City offers ideas of how water scarcity may affect the community

As summer approaches, Lethbridge residents may have a few questions about southern Alberta’s water scarcity and how it might affect the community. The City of Lethbridge has answers, outlined in its Water Conservation Plan and Strategy. 

As of today, the City has not implemented the Water Rationing Action Plan. An updated version of the WRAP includes new reduction targets and violation charges. The proposed bylaw amendment for the WRAP goes to Council May 14 for further discussion. Meanwhile, the City asks the community to continue voluntary conservation efforts. 

Many factors will contribute to any future restrictions. These include reservoir levels, mountain snowpack measurements, the water supply outlook and the discretion of the City’s engineer.  

Last month, the province announced voluntary water-sharing agreements. Major water licence holders in southern Alberta, including the City, agree to cut water use during severe droughts. Lethbridge’s WSA is with the City of Medicine Hat, Lethbridge County and the Lethbridge Northern Irrigation District. Once activated, it’s anticipated the WSA will move Lethbridge to Stage One of the WRAP. This could happen by the end of May. 

The City understands the importance and prevalence of vegetable gardens in Lethbridge. When using a sprinkler, focus on high value assets like food producing gardens and trees. Outdoor watering restrictions in the WRAP aim to avoid runoff to ditches, swales, storm drains and gutters. The outdoor restrictions do not include using handheld containers to water outdoors until Stage Four.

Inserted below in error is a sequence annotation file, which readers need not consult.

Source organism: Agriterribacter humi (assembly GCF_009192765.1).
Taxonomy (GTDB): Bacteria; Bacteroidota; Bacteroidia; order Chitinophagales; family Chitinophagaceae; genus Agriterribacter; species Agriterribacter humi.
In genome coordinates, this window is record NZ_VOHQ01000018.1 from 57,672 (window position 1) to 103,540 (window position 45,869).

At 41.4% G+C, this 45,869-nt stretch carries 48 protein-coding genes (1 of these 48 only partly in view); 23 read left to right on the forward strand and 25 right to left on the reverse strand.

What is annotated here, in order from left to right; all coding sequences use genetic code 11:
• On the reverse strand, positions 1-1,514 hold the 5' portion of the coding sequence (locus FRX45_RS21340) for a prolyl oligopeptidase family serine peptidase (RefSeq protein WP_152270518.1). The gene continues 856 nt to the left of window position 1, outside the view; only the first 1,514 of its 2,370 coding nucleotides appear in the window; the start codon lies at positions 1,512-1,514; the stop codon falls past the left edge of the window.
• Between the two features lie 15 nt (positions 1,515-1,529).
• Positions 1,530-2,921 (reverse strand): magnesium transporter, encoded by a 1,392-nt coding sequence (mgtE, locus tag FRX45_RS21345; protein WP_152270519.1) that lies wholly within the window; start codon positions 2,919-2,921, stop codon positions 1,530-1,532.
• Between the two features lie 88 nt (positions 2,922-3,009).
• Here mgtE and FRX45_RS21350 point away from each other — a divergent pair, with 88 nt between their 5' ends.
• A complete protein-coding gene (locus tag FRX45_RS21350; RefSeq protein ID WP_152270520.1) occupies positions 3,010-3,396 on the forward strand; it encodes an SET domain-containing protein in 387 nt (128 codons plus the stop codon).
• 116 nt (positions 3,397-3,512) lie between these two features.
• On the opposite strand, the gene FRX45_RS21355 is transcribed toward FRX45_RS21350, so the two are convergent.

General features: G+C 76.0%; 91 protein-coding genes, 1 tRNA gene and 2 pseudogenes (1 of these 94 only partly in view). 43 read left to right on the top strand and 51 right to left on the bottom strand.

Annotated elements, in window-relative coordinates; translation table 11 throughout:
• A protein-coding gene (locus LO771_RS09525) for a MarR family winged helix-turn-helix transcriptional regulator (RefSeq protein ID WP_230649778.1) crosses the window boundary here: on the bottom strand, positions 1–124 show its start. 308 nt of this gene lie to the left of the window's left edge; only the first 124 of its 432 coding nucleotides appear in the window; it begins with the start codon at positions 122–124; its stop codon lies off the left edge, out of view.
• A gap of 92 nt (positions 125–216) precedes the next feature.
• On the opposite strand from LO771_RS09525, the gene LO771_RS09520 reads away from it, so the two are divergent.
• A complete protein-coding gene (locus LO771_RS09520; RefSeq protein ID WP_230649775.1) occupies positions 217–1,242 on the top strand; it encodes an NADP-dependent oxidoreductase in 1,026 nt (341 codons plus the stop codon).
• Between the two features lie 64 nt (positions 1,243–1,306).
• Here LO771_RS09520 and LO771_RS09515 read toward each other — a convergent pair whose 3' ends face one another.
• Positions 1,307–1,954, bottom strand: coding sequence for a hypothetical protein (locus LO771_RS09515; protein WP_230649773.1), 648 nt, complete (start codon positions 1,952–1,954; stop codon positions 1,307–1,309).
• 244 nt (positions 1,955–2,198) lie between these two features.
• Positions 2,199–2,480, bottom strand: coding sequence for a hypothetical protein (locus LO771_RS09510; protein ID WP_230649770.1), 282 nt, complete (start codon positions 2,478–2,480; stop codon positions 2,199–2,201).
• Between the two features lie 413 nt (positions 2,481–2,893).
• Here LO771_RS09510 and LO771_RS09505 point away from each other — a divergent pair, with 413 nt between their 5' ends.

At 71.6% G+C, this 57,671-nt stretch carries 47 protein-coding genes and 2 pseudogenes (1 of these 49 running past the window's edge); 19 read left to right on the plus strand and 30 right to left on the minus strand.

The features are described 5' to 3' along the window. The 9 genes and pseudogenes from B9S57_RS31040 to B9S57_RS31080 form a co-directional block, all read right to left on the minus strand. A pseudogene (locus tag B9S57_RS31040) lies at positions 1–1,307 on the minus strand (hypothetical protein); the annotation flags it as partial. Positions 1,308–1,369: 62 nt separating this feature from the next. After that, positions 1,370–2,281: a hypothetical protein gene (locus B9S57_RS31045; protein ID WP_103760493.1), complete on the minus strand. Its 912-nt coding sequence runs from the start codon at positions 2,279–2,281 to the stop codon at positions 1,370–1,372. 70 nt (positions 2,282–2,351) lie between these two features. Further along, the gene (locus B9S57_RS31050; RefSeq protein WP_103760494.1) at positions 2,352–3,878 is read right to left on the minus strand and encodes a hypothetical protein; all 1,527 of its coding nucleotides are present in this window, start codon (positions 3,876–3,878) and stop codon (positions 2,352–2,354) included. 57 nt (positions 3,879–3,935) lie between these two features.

According to the City, the WCPAS features economic measures to help invest in water conservation. This includes incentive programs for rain barrels. The City will not provide rain barrels. Instead, future available grant money can offer rebates. Rebate programs are also planned for water efficient toilets and xeriscaping. The City will release details once funding information is available. 

Southern Alberta agriculture producers are doing their part to conserve water. Water allocation for the St. Mary River Irrigation District and Lethbridge Northern Irrigation District is currently set at eight inches per acre. This represents an approximately 50 per cent reduction from normal, highlighting their dedication to ensuring sufficient water supplies across southern Alberta. 

The City does not have oversight of water usage by local golf courses. Some courses have individual licences through the province. Others receive their water from the St. Mary’s River Irrigation District or the Lethbridge Northern Irrigation District.

As an example, Henderson Lake Golf Course receives its water from Henderson Lake, supplied through the St. Mary’s River Irrigation District. The province continues to encourage all water licence holders in the Oldman River Basin, including local golf courses, to meet the same requirements as the signatories to the Oldman River Basin Water Sharing Agreement, including the City. 

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